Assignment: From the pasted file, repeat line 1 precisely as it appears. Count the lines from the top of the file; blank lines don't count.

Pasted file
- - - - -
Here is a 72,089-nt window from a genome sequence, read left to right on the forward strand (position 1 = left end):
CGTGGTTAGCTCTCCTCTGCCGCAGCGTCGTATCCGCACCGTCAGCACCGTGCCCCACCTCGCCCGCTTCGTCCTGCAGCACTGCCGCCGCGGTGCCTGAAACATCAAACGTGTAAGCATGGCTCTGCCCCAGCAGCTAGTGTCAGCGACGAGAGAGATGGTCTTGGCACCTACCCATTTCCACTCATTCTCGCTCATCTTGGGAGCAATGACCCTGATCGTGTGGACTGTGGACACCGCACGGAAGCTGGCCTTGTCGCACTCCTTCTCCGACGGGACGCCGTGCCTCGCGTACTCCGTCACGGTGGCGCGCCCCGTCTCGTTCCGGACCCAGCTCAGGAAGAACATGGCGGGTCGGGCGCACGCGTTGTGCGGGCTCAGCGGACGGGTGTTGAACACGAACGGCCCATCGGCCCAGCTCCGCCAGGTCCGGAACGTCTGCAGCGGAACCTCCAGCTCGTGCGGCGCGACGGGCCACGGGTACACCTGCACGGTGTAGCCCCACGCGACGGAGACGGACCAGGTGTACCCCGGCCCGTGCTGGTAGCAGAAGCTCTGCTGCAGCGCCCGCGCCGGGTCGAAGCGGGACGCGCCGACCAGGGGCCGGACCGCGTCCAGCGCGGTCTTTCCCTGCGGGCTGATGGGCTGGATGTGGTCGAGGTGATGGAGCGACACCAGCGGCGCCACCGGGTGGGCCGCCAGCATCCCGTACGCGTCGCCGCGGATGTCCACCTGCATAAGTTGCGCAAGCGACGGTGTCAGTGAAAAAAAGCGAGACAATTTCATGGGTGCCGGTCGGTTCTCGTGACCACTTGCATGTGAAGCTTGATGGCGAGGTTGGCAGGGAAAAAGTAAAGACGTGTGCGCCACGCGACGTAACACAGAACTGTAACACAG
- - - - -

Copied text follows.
Here is a 72,089-nt window from a genome sequence, read left to right on the forward strand (position 1 = left end):